• Ask how we do relative to the competitor. In the late 1980s, management in AT&T’s Allegheny region were consistent winners of the firm’s internal satisfaction rewards, regularly scoring 98% in customer satisfaction. In contrast, the New York City region was consistently scoring in a percentage range around the mid-70s. Yet the Allegheny management team was eventually replaced while the New York team thrived, producing good business results. How could this be? Turns out the Allegheny region had tougher competition than did the New York region. In New York, AT&T was the dominant player. In Allegheny, competition was tougher. Allegheny produced high customer satisfaction scores because their current customers liked them, but customers liked competitors even more in many cases. In contrast, the New York team was able to produce positive sales and business results even though many of their customers were unhappy.Kordupleski (2003), pp. xvii–xviii. Two lessons are relevant here: (a) New York could be even more successful once they sorted out their satisfaction problems, but, more broadly, (b) Allegheny could only improve sales results by providing more value for customers than competitors did. Competitor comparisons are at the core of customer judgment.

Actual Consumer Interviews

The gathering of insights from customers is a critical step in developing growth strategy. It is not as difficult as it seems. Here are a few rules to guide the effort.

Rule 1: Just do it, even if it is only a small sample. For a start, interview 5 to 10 customers. Ironically, there is often initial resistance among executives to talk to customers about issues of value. The most common counterarguments are either “we already know what customers want” or “what will we be able to tell by talking to only a few customers?” The resistance is natural and logical. But this is one time when you need to suspend belief. In addition, it is not that difficult and costs very little. What do you ask? Essentially, you can ask the same basic questions that the members of the executive team just answered—(a) how important is each of the attributes and benefits on the list, and (b) how do customers evaluate our offer and the competitors’ offers on those dimensions? When you are asking the right questions, you will find insight, even though such a sample is too small to make inferences about the larger population (see next paragraph). Open-ended interviews with customers—whether on the phone or in person—are thought provoking and may identify some obvious problems that require immediate exploration or even quick fixes. More generally, they will uncover issues that require deeper study and that even a small number of customers will really appreciate.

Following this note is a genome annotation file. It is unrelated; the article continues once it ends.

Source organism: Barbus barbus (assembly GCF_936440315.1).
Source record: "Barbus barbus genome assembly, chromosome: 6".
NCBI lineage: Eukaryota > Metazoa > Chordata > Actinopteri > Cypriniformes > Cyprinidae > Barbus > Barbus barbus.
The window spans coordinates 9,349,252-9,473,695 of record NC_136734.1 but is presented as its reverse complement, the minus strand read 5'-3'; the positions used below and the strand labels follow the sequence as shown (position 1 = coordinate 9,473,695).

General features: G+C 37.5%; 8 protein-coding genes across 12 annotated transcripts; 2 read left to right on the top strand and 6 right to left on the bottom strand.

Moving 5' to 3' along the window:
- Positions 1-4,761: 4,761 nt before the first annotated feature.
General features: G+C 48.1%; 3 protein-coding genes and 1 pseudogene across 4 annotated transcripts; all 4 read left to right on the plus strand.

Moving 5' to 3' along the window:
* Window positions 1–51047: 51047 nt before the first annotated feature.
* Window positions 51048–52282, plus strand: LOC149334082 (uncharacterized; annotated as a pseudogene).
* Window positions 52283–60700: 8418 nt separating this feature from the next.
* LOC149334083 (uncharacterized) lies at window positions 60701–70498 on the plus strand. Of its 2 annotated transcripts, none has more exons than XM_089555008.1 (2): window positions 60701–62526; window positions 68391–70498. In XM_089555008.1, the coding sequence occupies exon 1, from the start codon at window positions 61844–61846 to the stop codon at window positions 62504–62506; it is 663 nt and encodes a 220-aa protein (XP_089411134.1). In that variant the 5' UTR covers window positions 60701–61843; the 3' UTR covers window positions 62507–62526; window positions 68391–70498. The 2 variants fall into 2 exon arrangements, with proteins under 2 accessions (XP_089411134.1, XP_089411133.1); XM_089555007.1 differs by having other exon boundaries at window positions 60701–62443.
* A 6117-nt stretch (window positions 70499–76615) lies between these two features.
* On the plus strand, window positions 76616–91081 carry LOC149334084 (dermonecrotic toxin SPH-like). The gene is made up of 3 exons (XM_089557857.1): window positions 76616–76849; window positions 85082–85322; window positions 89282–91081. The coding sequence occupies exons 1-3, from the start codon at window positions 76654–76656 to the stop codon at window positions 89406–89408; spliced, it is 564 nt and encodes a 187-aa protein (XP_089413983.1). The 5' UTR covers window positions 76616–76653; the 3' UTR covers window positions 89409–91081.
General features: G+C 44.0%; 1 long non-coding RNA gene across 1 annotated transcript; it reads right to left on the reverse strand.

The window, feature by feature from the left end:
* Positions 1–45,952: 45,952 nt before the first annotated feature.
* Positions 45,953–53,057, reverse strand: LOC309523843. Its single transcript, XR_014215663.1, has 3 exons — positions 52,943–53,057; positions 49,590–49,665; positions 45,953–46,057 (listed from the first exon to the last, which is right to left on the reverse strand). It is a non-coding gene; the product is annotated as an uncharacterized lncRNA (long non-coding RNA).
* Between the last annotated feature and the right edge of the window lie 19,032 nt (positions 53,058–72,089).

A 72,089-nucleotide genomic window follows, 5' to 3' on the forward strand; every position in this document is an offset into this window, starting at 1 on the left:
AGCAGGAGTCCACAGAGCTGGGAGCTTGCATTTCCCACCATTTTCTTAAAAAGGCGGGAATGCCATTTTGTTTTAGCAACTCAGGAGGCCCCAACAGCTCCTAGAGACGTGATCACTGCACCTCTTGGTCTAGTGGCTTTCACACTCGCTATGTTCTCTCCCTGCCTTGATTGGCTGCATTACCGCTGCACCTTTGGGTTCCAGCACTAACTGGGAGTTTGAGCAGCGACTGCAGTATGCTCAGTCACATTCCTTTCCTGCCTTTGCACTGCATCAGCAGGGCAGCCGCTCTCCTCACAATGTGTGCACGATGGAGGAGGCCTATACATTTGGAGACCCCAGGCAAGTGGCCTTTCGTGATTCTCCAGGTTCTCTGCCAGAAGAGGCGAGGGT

Rule 2: Don’t get too carried away with your conclusions from small samples. So what happens once you actually sit down with a few customers? You obtain new insights that contrast, and may even contradict, your previous beliefs. In other words, you will learn. You also find that customers are appreciative. And you may see opportunities to make some short-term moves that will correct problems and improve your value. So we find a surprising aggressiveness among executives to act on this small-sample feedback because it tends to be powerful and energizing. Take care, though. It is not a good idea to make major investment decisions based on feedback from 1 or 5 or 10 customers. These initial interviews often, at best, provide you with a structure for further refining your hypotheses about the value customers seek from your organization. If well selected, insights from this small sample will (a) potentially have some immediate implications for fixing problems of which you were unaware, (b) identify longer-term growth opportunities to explore, and (c) provide the basis for further study with larger samples. We caution against running too far with the inputs from a small number of qualitative interviews without testing those conclusions on larger samples, however (unless those customers selected for the survey account for a significant portion of your company’s revenue). The primary mandate is that those who you interview or survey are representative of the customer segment you have selected for the project.

Returning to our bank example, recall that the regional managers (RMs) for the bank estimated the following four attributes at the top of the list for small-business customers:

  • Timely service response
  • High trust of bank and banker
  • Knowledgeable employees
  • Straight talk and sound advice